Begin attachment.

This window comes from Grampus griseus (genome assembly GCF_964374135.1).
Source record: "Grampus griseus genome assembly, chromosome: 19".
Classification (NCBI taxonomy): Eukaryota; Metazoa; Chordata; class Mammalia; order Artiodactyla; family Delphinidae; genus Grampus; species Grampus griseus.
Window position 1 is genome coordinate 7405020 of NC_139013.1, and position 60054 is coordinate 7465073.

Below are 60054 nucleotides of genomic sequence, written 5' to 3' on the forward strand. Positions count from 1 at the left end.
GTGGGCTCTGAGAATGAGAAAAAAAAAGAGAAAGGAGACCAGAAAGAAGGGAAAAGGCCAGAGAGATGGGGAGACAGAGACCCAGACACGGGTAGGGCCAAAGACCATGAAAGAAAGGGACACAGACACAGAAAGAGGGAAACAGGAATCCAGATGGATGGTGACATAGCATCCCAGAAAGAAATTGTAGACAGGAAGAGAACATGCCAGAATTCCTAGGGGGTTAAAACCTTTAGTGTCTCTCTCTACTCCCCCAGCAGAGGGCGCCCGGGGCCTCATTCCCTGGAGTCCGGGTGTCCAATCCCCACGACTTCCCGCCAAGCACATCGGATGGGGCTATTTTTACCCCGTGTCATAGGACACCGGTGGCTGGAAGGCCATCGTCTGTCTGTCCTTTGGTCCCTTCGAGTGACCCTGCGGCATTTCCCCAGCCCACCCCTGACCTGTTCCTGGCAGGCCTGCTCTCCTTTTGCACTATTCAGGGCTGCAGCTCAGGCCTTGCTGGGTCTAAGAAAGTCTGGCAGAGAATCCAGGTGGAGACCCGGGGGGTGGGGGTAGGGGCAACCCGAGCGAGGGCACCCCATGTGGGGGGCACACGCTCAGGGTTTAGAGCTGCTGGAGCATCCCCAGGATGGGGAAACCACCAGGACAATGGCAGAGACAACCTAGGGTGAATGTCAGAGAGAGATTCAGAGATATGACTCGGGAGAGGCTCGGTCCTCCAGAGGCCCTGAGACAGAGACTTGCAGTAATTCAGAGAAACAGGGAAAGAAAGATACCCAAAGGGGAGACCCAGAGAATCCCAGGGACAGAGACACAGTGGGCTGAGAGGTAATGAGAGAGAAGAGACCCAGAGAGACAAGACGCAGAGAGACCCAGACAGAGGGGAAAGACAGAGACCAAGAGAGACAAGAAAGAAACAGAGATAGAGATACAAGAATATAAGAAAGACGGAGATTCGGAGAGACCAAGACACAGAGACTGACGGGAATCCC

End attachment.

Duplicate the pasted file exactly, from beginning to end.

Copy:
This window comes from Grampus griseus (genome assembly GCF_964374135.1).
Source record: "Grampus griseus genome assembly, chromosome: 19".
Classification (NCBI taxonomy): Eukaryota; Metazoa; Chordata; class Mammalia; order Artiodactyla; family Delphinidae; genus Grampus; species Grampus griseus.
Window position 1 is genome coordinate 7405020 of NC_139013.1, and position 60054 is coordinate 7465073.

Below are 60054 nucleotides of genomic sequence, written 5' to 3' on the forward strand. Positions count from 1 at the left end.
GTGGGCTCTGAGAATGAGAAAAAAAAAGAGAAAGGAGACCAGAAAGAAGGGAAAAGGCCAGAGAGATGGGGAGACAGAGACCCAGACACGGGTAGGGCCAAAGACCATGAAAGAAAGGGACACAGACACAGAAAGAGGGAAACAGGAATCCAGATGGATGGTGACATAGCATCCCAGAAAGAAATTGTAGACAGGAAGAGAACATGCCAGAATTCCTAGGGGGTTAAAACCTTTAGTGTCTCTCTCTACTCCCCCAGCAGAGGGCGCCCGGGGCCTCATTCCCTGGAGTCCGGGTGTCCAATCCCCACGACTTCCCGCCAAGCACATCGGATGGGGCTATTTTTACCCCGTGTCATAGGACACCGGTGGCTGGAAGGCCATCGTCTGTCTGTCCTTTGGTCCCTTCGAGTGACCCTGCGGCATTTCCCCAGCCCACCCCTGACCTGTTCCTGGCAGGCCTGCTCTCCTTTTGCACTATTCAGGGCTGCAGCTCAGGCCTTGCTGGGTCTAAGAAAGTCTGGCAGAGAATCCAGGTGGAGACCCGGGGGGTGGGGGTAGGGGCAACCCGAGCGAGGGCACCCCATGTGGGGGGCACACGCTCAGGGTTTAGAGCTGCTGGAGCATCCCCAGGATGGGGAAACCACCAGGACAATGGCAGAGACAACCTAGGGTGAATGTCAGAGAGAGATTCAGAGATATGACTCGGGAGAGGCTCGGTCCTCCAGAGGCCCTGAGACAGAGACTTGCAGTAATTCAGAGAAACAGGGAAAGAAAGATACCCAAAGGGGAGACCCAGAGAATCCCAGGGACAGAGACACAGTGGGCTGAGAGGTAATGAGAGAGAAGAGACCCAGAGAGACAAGACGCAGAGAGACCCAGACAGAGGGGAAAGACAGAGACCAAGAGAGACAAGAAAGAAACAGAGATAGAGATACAAGAATATAAGAAAGACGGAGATTCGGAGAGACCAAGACACAGAGACTGACGGGAATCCC